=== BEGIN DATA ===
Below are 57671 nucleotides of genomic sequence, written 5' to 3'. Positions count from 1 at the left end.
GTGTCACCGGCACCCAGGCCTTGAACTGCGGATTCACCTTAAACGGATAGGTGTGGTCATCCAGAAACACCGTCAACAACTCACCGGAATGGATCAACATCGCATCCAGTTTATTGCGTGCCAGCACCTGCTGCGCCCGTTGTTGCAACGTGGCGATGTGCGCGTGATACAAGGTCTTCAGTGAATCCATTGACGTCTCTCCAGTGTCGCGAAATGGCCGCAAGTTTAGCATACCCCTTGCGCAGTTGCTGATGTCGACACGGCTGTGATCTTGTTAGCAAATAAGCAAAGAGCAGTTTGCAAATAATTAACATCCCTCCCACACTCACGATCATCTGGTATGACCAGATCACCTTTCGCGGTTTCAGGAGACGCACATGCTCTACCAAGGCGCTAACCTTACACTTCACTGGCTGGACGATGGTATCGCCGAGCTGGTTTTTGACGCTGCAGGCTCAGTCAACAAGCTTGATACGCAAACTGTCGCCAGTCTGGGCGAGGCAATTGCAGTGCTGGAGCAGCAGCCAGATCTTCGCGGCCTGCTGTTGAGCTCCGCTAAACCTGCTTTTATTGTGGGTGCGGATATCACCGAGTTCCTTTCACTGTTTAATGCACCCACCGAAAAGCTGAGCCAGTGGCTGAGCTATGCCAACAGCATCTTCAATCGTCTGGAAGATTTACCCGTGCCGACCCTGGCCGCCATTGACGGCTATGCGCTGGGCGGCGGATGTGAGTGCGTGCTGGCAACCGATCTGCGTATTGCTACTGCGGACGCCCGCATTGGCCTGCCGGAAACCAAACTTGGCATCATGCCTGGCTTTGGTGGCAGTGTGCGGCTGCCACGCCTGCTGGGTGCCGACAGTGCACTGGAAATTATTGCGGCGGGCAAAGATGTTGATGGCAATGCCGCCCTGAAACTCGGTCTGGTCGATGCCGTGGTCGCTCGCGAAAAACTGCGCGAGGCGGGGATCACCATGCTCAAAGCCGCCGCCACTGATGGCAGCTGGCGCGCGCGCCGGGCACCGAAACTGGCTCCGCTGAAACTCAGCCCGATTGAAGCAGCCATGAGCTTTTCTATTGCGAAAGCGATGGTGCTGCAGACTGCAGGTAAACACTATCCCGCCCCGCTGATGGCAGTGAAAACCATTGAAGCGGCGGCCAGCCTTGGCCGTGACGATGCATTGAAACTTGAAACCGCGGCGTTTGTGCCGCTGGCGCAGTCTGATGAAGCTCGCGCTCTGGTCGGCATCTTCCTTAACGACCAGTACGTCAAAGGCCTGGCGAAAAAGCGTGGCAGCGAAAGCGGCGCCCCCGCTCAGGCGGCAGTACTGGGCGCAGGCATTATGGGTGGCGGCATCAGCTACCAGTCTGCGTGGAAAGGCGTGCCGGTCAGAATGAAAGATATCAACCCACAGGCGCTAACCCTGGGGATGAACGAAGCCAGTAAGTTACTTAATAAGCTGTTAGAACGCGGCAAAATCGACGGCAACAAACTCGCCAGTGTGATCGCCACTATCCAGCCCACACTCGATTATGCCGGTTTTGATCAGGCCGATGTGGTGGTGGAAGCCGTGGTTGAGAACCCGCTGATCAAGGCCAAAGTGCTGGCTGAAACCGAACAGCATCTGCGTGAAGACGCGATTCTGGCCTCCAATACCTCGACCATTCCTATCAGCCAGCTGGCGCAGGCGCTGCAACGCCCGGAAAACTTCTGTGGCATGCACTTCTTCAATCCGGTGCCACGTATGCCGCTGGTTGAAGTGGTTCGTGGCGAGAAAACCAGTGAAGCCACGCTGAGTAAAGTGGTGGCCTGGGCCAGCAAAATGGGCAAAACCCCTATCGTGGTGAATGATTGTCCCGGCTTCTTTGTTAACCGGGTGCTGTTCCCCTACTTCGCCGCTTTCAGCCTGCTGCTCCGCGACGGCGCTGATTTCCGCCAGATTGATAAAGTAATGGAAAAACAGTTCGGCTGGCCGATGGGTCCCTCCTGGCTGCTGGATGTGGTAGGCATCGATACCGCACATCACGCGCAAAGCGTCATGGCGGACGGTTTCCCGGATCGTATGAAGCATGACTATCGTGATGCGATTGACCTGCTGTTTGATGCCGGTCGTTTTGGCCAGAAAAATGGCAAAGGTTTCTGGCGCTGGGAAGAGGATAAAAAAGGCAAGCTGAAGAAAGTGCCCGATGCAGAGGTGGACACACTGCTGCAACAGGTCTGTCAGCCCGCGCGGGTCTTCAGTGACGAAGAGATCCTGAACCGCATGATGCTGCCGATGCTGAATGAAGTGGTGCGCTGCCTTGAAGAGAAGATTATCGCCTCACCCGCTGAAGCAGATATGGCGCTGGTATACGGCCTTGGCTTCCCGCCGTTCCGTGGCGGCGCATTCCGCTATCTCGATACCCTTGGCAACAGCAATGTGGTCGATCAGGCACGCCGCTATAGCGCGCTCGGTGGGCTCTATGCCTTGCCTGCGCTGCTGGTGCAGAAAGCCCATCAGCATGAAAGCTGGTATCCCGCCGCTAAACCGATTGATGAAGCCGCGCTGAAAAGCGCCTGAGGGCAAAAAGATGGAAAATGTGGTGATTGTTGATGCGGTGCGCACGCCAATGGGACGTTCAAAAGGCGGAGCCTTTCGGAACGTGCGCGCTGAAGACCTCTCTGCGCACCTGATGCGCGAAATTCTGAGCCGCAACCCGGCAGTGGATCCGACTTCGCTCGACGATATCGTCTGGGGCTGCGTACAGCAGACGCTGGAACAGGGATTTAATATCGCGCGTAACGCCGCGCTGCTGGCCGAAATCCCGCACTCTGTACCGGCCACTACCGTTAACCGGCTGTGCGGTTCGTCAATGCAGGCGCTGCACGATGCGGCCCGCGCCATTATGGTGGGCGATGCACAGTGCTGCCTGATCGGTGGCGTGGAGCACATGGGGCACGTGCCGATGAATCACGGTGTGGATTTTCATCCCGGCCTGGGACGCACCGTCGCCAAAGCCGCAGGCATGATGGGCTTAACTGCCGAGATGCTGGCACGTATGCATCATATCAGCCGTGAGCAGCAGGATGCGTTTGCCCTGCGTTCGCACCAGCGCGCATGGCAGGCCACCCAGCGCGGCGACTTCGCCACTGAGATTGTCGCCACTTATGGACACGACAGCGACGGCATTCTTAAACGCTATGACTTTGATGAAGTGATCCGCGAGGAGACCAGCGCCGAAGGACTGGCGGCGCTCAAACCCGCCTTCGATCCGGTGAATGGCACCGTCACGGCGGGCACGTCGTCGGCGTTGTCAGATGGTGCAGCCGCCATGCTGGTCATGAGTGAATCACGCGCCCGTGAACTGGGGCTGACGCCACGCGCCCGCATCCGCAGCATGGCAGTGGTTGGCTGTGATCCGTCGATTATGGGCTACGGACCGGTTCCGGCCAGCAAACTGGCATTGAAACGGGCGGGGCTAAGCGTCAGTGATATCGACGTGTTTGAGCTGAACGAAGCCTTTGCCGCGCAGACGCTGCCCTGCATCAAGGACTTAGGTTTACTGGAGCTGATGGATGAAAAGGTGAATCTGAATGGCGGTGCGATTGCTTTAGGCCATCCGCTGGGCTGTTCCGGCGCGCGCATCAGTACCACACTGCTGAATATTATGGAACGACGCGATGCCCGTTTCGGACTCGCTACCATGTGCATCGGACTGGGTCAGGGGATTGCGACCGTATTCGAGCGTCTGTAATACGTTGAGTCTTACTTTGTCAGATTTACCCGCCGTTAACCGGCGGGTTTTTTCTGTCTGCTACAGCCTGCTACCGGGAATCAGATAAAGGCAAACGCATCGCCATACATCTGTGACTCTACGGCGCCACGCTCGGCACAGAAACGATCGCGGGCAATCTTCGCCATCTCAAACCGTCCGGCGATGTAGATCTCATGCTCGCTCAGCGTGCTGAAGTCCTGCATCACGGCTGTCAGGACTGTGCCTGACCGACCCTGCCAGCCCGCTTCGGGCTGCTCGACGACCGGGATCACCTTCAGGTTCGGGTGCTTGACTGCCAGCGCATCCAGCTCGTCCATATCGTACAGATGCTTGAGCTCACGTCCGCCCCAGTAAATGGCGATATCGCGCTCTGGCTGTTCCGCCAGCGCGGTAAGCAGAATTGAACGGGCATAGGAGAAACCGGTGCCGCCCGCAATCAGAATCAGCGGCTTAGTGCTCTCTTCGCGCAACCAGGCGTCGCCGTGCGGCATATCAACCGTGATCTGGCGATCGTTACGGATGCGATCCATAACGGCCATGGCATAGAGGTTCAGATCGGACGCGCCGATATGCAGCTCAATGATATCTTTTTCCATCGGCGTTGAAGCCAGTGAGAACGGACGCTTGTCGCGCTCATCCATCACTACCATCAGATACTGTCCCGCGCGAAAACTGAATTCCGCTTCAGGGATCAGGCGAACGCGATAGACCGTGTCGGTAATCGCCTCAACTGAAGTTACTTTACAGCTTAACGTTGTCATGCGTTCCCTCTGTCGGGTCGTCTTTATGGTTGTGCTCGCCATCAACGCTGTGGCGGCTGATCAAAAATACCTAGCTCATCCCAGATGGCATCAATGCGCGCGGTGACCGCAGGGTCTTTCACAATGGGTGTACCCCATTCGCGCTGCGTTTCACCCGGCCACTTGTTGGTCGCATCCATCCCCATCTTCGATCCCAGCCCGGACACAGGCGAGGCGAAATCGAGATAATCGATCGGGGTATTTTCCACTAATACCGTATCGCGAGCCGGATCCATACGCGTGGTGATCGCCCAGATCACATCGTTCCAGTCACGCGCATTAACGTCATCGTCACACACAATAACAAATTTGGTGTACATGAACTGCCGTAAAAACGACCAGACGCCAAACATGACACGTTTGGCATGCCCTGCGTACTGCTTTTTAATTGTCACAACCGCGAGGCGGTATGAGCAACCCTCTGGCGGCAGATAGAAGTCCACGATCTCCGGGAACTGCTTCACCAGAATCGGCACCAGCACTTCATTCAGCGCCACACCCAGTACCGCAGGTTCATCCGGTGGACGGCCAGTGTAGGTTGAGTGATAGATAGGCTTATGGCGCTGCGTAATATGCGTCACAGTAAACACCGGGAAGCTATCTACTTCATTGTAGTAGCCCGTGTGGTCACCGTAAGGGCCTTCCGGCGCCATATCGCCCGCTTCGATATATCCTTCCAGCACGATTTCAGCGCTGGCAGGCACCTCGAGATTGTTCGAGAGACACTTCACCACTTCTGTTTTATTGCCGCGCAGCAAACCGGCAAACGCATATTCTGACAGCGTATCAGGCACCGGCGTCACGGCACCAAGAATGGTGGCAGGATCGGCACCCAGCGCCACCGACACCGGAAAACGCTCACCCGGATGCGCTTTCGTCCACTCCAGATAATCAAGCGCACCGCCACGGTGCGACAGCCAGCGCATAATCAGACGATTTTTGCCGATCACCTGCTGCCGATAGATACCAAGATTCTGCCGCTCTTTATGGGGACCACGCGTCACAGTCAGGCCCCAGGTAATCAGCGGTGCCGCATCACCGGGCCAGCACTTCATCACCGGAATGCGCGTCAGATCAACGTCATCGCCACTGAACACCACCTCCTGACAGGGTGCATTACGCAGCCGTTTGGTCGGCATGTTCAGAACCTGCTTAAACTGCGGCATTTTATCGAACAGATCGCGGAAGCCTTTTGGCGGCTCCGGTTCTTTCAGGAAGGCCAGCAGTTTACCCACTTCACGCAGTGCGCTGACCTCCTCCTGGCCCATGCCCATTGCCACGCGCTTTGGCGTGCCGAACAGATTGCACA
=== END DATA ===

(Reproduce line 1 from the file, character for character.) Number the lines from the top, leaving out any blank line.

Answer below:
Below are 57671 nucleotides of genomic sequence, written 5' to 3'. Positions count from 1 at the left end.